David Lowery is a filmmaker from Texas. His work as a director has been shown at Sundance, SXSW and the Cannes Film Festival, and includes Pioneer, St. Nick and Ain’t Them Bodies Saints. As an editor, he has cut such films as Bad Fever, Sun Don’t Shine and Upstream Color, for which he received an Independent Spirit Nomination. As of this writing he is working on a movie about a dragon.
Nuri Bilge Ceylan’s Winter Sleep is a very good film with a difficult road ahead of it. It is a film so openly possessed of the noble, magisterial possibilities of cinema that it almost feels like an open target. Consider its title, for example, which, though lovely, conjures up plenty of pejoratives all on its lonesome, even before one considers that it is attached to a film that is 196 minutes in length, one largely composed of very serious, very heady conversations, all set to a soundtrack of fierce Anatolian winds and the occasional Schubert piano sonata. It seems daunting. It is daunting. I’ve been looking forward to the film since it won the Palme d’Or at Cannes earlier this year, and even so, I dragged my feet when it came time to watch it. It feels a little bit like homework.
Indeed, the story, with its landowners and agrarian politics, might have been pulled straight from Russian literature (Ceylan cites Chekhov as a source for some of the narrative). Our hero is Aydin (Haluk Bilginer), a former stage actor of some renown who now runs a hotel carved from rock in the chilly Turkish hills of Cappadocia. He is husband to a much younger wife, Nihal (Melisa Sözen), who fills her days with charity work, and brother to Necla (Demet Akbağ), who thinks him a buffoon. He has inherited a number of properties in the nearby village, and through his position as landlord presumes to commune with the working class. He plays the role of kindly liege, presiding benevolently over his fiefdom, and he seems happy with his lot in life, his place in the world. But then one day a child throws a rock at his car, shattering a window — a simple act of dissension, but one which foments in Aydin a new and frightening sense of discord, from which much diegesis and discourse will ensue.
One will not find any tawdriness here. This is a film that considers, heavily, what is sacred, while never completely acknowledging the profane. It is closer to Bresson than Bergman in this regard, although it shares the latter’s preference for getting to the heart of the matter through dialogue. Time and again the camera finds its place and settles down, as do the characters, into their sofas and easy chairs, where they debate good and evil, rich and poor. There are no stakes established at the outset of the film, no ticking clocks, no deus ex machina. The drama’s heft is cumulative; it needs its novelistic sprawl to achieve the subtle but estimable effect that Ceylan is after.
The conversations range from the petty to the highly philosophical. Almost miraculously, the film never feels stage-bound. Thanks to the glorious lensing of Gökhan Tiryaki, even the most confined and static interiors have the cinematic breadth of an epic. Likewise, Aydin’s undoing has Shakespearean potential (which is underscored by literal quotations from the Bard, as well as the fact that the resort is called Hotel Othello), and Ceylan’s script holds against an open flame the dynamics of wealth, poverty, charity and humility. It is also, almost surprisingly, a very affectionate picture. As the characters fell into their consecutive pairings and their conversations ebbed and flowed, I found my affinity for them growing. I loved listening to them, to their arguments, their insults. My heart broke for Aydin as his sister castigated him for his assumptions, even as I was relieved to see him put so thoroughly in his place. The performance by Haluk Bilginer as Aydin perfectly pinpoints the nebulous denial that is key to this fellow’s existence; it is both gratifying and tragic to see the wool pulled from his eyes. The film begins with him hunting for mushrooms for breakfast, and ends with him shooting a rabbit, and between those two means is stretched the arc of a man learning just what size shoes he fills.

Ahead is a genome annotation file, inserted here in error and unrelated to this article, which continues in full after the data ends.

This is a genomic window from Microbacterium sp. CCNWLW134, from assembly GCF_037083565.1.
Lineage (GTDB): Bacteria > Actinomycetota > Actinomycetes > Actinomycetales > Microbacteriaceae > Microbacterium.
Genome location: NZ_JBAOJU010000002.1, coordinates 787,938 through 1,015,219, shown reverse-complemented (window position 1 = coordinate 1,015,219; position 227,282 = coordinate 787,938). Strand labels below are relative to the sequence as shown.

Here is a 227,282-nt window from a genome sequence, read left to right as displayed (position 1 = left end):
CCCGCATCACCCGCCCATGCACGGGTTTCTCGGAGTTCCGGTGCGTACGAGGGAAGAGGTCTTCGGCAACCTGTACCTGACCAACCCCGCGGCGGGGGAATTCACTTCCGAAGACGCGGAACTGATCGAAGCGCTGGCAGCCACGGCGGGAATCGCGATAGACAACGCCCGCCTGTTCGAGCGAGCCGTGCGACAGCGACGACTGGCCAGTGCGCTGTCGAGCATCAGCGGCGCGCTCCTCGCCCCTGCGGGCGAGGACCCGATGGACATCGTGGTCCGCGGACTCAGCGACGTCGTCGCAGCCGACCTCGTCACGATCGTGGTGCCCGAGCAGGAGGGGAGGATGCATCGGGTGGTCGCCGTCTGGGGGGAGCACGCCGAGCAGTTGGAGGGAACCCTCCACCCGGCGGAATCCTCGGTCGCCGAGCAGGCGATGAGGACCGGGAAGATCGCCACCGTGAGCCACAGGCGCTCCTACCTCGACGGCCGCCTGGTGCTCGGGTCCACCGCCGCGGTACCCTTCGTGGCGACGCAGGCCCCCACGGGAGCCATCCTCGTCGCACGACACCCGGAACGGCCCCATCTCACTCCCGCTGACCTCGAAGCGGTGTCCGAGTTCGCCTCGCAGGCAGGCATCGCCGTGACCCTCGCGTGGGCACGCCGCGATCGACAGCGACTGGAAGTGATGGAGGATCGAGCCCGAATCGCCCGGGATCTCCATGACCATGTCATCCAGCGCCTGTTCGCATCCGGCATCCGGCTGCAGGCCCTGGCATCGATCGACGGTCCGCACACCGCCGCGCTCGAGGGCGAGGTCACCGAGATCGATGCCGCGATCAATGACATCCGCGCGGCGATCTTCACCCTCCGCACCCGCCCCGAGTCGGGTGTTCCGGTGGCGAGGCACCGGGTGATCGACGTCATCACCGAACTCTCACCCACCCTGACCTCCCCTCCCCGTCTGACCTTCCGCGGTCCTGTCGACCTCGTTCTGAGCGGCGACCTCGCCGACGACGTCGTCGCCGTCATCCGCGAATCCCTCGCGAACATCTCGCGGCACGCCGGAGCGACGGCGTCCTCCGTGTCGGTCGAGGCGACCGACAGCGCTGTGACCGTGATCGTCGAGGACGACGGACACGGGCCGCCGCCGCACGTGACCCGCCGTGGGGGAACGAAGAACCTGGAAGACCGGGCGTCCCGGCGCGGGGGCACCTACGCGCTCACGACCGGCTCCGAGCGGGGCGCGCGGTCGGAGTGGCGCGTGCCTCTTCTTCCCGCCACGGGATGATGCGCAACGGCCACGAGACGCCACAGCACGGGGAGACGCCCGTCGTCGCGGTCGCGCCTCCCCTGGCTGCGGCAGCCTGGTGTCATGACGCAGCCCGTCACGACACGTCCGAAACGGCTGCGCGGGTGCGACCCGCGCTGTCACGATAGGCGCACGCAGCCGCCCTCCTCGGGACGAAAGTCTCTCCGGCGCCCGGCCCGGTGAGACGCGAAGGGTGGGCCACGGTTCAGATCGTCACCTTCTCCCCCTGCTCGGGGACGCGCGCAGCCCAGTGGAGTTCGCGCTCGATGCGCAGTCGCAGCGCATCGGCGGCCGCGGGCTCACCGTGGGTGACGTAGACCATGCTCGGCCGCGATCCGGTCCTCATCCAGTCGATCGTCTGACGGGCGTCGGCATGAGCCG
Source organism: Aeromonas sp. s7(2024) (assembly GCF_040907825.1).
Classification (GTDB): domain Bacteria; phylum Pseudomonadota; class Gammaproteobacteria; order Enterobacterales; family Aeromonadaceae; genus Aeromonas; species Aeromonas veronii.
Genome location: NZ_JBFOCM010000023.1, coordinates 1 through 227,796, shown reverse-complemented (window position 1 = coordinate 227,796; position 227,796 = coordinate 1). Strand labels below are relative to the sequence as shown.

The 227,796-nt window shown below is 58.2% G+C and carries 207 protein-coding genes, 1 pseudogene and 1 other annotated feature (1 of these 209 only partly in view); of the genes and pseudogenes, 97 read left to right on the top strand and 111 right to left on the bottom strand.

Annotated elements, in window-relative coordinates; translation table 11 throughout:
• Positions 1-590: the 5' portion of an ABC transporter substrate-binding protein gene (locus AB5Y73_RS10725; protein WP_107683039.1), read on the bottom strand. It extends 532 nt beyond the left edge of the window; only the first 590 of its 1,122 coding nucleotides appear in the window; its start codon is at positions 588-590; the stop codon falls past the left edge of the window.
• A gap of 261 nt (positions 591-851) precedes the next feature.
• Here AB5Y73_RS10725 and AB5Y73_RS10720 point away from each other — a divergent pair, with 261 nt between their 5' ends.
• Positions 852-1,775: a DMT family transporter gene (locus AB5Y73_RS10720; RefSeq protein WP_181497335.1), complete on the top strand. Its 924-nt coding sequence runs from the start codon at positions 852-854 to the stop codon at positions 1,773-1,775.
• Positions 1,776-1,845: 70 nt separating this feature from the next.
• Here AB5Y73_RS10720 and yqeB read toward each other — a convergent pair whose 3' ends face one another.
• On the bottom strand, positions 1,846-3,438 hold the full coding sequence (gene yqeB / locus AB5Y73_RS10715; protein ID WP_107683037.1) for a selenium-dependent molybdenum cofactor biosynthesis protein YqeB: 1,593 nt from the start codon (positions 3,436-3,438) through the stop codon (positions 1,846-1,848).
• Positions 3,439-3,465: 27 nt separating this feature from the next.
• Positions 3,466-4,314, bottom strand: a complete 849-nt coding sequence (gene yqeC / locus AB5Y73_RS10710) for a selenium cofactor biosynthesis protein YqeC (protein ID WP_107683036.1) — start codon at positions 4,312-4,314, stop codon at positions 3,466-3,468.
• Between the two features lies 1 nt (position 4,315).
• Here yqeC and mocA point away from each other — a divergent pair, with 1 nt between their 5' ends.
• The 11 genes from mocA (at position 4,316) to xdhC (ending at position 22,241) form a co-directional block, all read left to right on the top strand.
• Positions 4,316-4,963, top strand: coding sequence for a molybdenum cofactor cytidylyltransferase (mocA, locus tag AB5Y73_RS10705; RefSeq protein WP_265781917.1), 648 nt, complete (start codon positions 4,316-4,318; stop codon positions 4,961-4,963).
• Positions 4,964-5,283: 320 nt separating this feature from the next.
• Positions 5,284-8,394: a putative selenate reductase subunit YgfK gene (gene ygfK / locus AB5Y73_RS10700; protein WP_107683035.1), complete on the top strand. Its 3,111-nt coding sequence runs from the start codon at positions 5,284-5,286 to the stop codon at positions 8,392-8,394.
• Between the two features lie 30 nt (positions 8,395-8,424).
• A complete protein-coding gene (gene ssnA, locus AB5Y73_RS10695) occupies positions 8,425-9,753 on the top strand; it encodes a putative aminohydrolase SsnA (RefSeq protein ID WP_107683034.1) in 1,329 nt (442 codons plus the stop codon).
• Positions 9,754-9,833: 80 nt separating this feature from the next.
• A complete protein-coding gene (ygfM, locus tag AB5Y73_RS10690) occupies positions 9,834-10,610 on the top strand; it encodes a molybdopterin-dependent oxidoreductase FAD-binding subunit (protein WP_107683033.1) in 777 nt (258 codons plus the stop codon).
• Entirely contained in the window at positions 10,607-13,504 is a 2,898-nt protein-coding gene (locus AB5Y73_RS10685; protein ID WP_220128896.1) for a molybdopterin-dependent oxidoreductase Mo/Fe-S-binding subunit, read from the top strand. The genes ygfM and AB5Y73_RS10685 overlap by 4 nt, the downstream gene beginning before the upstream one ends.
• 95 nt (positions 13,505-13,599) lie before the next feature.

It is worth noting: this is not one of those long films that you can get lost in. It is a picture that needs to be seen on the big screen, not because it demands that scale but because that scale commands the focus required to appreciate it. It is surprisingly modest, and is never as earthshaking or momentous as its great length might suggest. Indeed, it is not a masterpiece, at least in the grandiose sense of the word. There are no immediate hooks, besides the cultural cachet that accompanies the Palme d’Or and the esteem Ceylan enjoys amongst fans of world cinema. Even so, I suspect this is not the type of film that will capture the already limited arthouse zeitgeist, the way Ida or Force Majeure did earlier this year. Ceylan holds his audiences to the same rigorous standards as he does cinema itself, and offers no shortcuts, no easy ins or outs.
None of these issues is inherently problematic; I catalog them so as to make no bones about what the film is. If you are reading this and thinking to yourself, “Boy, this movie sure sounds like homework,” just know that it’s never not going to sound like homework. This is not a bad thing. I spent several hours and an extravagant number of words fretting about just that, as well as the cultural context into which this film is being released, about whether there was a place for it in modern cinema and whether it would be better to not see this movie at all than to see it on iTunes, before realizing: it is all moot. The movie has been made, it is being released, I watched it, and I am thankful on all three counts. Homework isn’t always a bad thing, and it’s helpful to remember going in that it also doesn’t always feel like homework, once you’re in the thick of it.